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Pennsylvania Child Custody
Child Custody in Pennsylvania
According to Pennsylvania Consolidated Statutes, Title 23, Section: 5303, depending on the best interest of the child, the court grants sole custody or shared custody.
Pennsylvania child custody laws protect the welfare of the child. The courts try to reduce the emotional impact of divorce on children. When parents want joint custody, they should present a parenting plan or agreement that describes this and submit it to court. The plan includes information such as the child's residence and weekend and holiday arrangements. In this, as in other matters related to custody, the best interests of the child are paramount.
Courts encourage divorcing parents to plan how they will raise their child after divorce. Cooperation demonstrates a willingness and ability for continuing child support and care after divorce. If parents agree on child custody, they should produce a written stipulation. The stipulation should be specific and include agreements as to where the child will reside on weekends, holidays, and vacations.
In Pennsylvania, the courts have any number of custody arrangements. A court awards one or both parents sole or joint custody. At the court's discretion, the judge may award sole custody when it's in the best interest of the child, or joint custody when both parents request joint custody and have agreed to it and it is in the best interest of the child.
Legal custody means the legal right of one or both parents to make important decisions affecting their child, such as the child's education, health care and religious upbringing. Physical custody means one parent has physical control and custody of the child. Shared custody (which is also known as "joint custody" in other states) grants one or both parents shared legal or physical custody in a way that allows the child frequent and continued contact with both parents.
Moreover, Pennsylvania courts also use the term "partial custody," which is one parent's right to remove the child from a custodial parent's control for a period of time. Visitation permits one parent to visit a child, but does not allow the parent to remove the child from the custodial parent's control.
Unlike many states, the statutes of Pennsylvania include no specific best interest standard, except that courts apply it when making a custody determination. Typically, a court considers specific factors, such as:
In Pennsylvania, the terms "joint custody" and "primary custody" are not used. Pennsylvania recognizes legal custody and physical custody "Shared custody" is used in lieu of "joint custody" in Pennsylvania, and can refer to shared legal or physical custody (or both) of a child that ensures frequent physical contact with both parents.
A Pennsylvania court may require parents to undergo counseling prior to awarding custody. The court may consider the advice of counselors in determining whether to award joint or sole custody. As governed by child custody laws, the court considers:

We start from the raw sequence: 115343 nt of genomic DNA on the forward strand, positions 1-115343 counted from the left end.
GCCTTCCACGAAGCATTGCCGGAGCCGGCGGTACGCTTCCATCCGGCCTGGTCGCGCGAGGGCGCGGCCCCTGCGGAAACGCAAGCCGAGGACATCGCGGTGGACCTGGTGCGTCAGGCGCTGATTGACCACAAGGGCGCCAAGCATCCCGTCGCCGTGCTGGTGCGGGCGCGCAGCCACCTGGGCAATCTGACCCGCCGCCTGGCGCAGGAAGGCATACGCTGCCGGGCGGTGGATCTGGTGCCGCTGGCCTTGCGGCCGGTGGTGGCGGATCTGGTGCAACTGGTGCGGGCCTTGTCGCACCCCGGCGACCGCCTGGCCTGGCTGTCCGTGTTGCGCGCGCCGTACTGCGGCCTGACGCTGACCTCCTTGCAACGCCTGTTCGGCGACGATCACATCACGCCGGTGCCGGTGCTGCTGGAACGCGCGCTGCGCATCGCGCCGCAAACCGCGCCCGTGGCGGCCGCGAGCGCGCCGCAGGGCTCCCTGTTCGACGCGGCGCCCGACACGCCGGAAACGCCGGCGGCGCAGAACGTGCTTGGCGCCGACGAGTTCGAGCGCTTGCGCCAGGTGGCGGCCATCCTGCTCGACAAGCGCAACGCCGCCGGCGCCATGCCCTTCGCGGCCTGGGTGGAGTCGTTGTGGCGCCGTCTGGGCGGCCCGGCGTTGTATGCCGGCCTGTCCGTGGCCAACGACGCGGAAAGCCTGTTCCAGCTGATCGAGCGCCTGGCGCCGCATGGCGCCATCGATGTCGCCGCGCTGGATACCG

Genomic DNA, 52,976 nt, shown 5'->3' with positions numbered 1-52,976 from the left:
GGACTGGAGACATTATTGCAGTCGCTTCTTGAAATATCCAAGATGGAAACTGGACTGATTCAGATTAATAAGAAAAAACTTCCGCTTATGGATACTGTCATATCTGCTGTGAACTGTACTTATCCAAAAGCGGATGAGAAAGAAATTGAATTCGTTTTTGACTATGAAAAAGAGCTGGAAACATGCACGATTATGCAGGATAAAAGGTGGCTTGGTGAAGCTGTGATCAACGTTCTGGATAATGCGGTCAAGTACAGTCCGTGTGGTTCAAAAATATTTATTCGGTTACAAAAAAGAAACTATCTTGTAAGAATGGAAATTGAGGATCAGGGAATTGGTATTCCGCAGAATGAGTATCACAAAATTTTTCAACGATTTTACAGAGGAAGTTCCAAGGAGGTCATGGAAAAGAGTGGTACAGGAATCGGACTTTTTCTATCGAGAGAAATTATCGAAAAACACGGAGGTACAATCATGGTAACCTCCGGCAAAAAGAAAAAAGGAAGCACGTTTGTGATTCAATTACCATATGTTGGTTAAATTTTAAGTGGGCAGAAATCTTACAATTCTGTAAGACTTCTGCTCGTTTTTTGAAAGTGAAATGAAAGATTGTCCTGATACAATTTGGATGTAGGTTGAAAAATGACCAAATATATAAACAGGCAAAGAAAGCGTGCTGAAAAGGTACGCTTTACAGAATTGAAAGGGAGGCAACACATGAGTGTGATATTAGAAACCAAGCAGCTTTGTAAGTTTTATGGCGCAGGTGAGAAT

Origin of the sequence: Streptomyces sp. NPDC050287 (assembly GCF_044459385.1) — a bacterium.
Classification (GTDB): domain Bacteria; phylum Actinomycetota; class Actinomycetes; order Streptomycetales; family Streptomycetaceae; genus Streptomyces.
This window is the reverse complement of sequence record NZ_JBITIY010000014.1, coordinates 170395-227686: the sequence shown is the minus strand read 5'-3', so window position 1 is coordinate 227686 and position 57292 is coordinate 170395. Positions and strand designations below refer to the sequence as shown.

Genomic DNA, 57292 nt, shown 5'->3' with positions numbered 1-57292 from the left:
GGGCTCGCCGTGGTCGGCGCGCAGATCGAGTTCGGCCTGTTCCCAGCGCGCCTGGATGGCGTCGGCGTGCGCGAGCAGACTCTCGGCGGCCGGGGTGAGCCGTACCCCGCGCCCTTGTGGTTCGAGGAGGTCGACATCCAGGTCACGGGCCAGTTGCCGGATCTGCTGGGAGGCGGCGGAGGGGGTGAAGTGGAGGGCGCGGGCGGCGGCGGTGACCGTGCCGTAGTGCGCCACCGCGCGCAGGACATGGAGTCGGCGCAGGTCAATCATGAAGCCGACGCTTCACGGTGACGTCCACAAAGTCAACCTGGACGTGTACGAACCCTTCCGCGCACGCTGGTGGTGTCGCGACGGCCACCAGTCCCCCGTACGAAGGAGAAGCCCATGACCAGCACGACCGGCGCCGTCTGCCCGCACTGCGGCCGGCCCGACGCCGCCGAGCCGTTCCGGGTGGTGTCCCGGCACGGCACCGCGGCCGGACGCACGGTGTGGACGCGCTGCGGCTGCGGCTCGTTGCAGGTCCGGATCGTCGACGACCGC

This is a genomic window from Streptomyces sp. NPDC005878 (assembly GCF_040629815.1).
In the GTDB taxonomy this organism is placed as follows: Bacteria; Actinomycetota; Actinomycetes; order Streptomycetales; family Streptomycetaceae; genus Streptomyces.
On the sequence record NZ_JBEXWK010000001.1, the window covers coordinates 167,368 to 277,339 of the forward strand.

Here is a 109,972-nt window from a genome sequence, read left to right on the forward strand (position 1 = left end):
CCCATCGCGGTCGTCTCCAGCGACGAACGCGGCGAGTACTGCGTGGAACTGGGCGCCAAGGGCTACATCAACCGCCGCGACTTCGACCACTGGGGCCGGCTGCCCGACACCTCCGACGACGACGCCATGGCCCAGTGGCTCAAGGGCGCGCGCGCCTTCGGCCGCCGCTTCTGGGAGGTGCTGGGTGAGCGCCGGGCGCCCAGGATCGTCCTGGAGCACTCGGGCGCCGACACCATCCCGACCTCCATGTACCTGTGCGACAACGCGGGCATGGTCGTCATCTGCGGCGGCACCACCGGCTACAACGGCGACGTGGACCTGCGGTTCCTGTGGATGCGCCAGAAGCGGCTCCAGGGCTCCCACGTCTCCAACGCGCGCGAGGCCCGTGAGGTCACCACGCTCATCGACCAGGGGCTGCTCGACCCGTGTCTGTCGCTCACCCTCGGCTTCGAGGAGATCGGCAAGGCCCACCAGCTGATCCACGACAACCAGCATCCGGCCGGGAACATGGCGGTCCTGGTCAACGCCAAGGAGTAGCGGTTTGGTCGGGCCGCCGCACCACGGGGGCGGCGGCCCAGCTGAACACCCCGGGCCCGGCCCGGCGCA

In Pennsylvania, if one parent seeks to relocate to another state, the court considers:
Mandatory Parenting Class
Pennsylvania courts often require all divorcing parents with minor children to complete a mandatory parenting class before granting a divorce. This requirement is designed to help parents and children deal with the trauma of divorce and separation. Unless the court grants a waiver, both parents must typically complete this requirement. Rather than give up an afternoon or evening taking your course in a crowded classroom, you can fulfill this requirement conveniently online at a very reasonable cost. We recommend you take Children in Between Online" to fulfill your court requirement and for the benefit of your children.
Joint Custody Preference
Pennsylvania law expresses a preference for parents to share as equally as possible in the custody of a child in a divorce case.
In Pennsylvania, it is preferable for parents to reach an agreement on child custody.
Pennsylvania family courts prefer arrangements where the parents share parental rights and responsibilities. With the child's well being in mind, the courts base their custody judgment on the best interests of the child. In some instances, parents are required to attend counseling sessions before custody is awarded.
The courts give importance to the parents' willingness to allow and encourage frequent and continuing contact between non-custodial parent and the child. Under child custody laws in Pennsylvania, the court awards sole custody when it serves for the child's best interests. Shared custody is desirable but not always plausible in cases where the child's welfare is at risk with one of the parents.
Third Party Custody
In some cases, a third party, or someone other than a child's biological parents, tries to gain custody of a child. Pennsylvania permits one or both grandparents to be awarded partial custody of a grandchild, or visitation rights, if one of the child's parents dies. The child must have lived with the grandparent(s) for more than a year, and there must be no contention between the grandparent and the child's parent(s).
In addition to finding a parent unfit because of substance abuse or abuse or neglect towards a child, the courts also consider the conduct of both parents during the course of the marriage, and the impact of parental behavior on the child.
The Pennsylvania courts have full discretion when determining visitation between children and parents. "Partial custody" is the right of one parent to take possession of the child from a custodial parent for a designated period of time. "Visitation" is the right of one parent to visit with a child, however, this right does not permit the parent to remove the child from the control of the custodial parent.
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